CO2 Dangers, Mammoth Lakes

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  • Dead trees at Horseshoe Lake
    Dead trees at Horseshoe Lake
    by chewy3326
  • CO2 Dangers
    by mrjade
  • As Mammoth mountain is...

    by mrjade Updated Aug 25, 2002

    1.5 out of 5 starsHelpfulness

    As Mammoth mountain is actually a dormant volcano, certain areas have pockets of Co2 trapped beneath the snow, Co2 can cause you to black out, and stop the engines of snowmobiles.- This doesn't affect the normal skiing runs - but be careful if you go cross country. The resort is well researched and monitored though so don't let this put you off!

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  • chewy3326's Profile Photo

    Volcanoes and CO2 and Eruptions, Oh My!

    by chewy3326 Updated Jul 1, 2007
    Dead trees at Horseshoe Lake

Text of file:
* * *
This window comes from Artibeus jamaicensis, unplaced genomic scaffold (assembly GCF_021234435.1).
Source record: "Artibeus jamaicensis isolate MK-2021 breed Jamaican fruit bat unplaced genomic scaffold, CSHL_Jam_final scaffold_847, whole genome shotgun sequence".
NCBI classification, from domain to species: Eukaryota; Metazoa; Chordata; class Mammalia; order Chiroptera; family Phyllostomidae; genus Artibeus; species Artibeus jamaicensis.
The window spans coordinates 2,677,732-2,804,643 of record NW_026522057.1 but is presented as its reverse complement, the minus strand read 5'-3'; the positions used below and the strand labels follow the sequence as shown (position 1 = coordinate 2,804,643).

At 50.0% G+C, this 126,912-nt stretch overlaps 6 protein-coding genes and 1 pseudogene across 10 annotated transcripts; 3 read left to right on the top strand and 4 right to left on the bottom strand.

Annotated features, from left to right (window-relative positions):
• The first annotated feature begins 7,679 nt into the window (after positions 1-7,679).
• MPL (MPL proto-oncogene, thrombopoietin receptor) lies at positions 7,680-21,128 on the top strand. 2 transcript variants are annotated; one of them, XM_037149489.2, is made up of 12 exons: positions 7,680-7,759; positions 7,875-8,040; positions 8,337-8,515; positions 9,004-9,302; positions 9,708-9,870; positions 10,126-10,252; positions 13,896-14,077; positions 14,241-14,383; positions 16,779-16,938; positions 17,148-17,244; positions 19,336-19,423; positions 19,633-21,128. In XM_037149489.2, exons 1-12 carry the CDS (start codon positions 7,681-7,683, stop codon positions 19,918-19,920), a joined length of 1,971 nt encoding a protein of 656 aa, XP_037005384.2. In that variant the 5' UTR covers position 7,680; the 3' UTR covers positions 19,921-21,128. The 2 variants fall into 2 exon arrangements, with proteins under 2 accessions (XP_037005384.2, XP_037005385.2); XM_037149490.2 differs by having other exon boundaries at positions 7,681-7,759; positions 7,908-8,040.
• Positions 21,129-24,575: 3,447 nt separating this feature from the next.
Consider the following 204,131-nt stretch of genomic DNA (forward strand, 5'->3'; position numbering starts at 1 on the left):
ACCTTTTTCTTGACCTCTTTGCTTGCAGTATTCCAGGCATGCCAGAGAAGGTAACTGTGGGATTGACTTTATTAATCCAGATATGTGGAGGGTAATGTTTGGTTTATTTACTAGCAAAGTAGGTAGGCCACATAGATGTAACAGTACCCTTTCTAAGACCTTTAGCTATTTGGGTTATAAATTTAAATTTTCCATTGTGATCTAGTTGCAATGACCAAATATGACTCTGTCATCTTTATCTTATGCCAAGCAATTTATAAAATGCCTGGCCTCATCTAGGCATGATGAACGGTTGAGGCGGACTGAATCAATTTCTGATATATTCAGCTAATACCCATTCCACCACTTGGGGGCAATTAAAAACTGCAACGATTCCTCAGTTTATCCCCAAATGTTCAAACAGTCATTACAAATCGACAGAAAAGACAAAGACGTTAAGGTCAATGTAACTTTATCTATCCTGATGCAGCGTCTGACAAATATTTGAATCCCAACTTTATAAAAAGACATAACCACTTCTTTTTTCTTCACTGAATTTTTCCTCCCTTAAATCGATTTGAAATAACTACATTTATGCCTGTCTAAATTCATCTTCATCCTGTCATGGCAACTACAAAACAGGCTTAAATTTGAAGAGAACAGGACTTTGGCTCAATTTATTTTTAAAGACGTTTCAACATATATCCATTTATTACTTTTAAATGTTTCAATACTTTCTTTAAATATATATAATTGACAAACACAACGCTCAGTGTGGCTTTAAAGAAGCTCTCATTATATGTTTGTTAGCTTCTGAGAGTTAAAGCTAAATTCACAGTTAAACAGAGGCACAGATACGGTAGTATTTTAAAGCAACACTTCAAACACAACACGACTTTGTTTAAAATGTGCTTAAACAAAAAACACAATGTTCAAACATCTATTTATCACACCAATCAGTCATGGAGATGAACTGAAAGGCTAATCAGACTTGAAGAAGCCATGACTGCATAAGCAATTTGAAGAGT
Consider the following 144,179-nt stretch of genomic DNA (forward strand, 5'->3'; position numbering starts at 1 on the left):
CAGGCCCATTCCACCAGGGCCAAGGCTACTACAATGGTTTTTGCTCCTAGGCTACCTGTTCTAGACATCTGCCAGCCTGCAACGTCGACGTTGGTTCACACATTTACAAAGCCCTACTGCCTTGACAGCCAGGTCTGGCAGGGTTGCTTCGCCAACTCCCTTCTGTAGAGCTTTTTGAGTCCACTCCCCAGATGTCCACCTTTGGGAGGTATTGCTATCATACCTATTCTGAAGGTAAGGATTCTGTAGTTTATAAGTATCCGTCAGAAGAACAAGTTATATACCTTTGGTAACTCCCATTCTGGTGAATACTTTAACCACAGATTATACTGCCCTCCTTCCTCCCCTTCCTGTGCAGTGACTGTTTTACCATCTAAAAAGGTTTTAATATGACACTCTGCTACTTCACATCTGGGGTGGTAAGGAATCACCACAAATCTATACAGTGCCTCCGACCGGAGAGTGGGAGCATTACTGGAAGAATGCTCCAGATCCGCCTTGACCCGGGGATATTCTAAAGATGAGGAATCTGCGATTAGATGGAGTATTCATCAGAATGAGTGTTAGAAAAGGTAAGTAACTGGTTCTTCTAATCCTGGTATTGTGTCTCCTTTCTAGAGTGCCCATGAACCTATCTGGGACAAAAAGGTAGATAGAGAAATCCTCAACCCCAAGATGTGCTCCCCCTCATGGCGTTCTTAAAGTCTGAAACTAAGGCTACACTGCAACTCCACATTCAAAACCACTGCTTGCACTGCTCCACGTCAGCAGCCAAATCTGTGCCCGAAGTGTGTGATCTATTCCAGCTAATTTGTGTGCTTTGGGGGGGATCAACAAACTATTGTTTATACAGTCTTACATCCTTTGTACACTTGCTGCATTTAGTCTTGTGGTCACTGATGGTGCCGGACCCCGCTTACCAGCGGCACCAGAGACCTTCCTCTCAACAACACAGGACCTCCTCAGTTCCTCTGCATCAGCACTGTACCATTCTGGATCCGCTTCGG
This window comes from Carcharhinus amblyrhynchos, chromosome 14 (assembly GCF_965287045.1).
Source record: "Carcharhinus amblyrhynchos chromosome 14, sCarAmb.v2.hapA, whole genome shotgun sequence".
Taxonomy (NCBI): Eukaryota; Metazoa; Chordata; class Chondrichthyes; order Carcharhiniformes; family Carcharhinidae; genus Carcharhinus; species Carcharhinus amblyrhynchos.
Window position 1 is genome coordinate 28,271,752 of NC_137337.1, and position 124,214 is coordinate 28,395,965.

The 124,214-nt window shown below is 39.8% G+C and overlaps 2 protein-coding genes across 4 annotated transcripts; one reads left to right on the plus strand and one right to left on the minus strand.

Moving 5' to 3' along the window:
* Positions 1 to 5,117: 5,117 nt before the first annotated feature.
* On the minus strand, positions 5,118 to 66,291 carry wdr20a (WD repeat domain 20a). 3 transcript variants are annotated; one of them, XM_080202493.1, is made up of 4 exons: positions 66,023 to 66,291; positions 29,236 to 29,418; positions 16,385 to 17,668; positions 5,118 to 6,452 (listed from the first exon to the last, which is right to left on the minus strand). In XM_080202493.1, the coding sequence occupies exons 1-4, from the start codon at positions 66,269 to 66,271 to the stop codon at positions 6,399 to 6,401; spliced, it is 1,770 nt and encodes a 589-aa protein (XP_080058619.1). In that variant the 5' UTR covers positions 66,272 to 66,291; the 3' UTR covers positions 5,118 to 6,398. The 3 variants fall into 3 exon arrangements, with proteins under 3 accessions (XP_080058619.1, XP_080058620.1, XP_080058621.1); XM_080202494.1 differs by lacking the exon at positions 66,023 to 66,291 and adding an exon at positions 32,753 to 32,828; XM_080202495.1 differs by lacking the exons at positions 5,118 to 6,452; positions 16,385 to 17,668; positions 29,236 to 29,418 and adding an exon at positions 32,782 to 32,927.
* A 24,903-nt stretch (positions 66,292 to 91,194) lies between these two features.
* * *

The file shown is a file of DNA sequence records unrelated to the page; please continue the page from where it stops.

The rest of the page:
Mammoth Lakes looks like the prettiest little place ever, but there is to some extent, a quite major danger here (not likely to occur while most visitors are here). The town of Mammoth Lakes sits on the enormous Long Valley caldera (a geological feature somewhat like Yellowstone), which could possibly erupt in the near future. In the 1980's, a series of quakes here made scientists worry that something might blow- but nothing did. A road was constructed as a secondary evacuation route from Mammoth, but since the eruption never came, the road was left unused, and was eventually renamed "Mammoth Lakes Scenic Loop". Geographical features around Mammoth attest to the volcanic history of the area: Inyo Craters, Obsidian Dome, Hot Creek, Devils Postpile. Occasionally, CO2 will seep up from the ground in some areas and kill trees, etc, making areas toxic and unsafe; this is very noticeable around Horseshoe Lake, and on parts of Mammoth Mountain itself.

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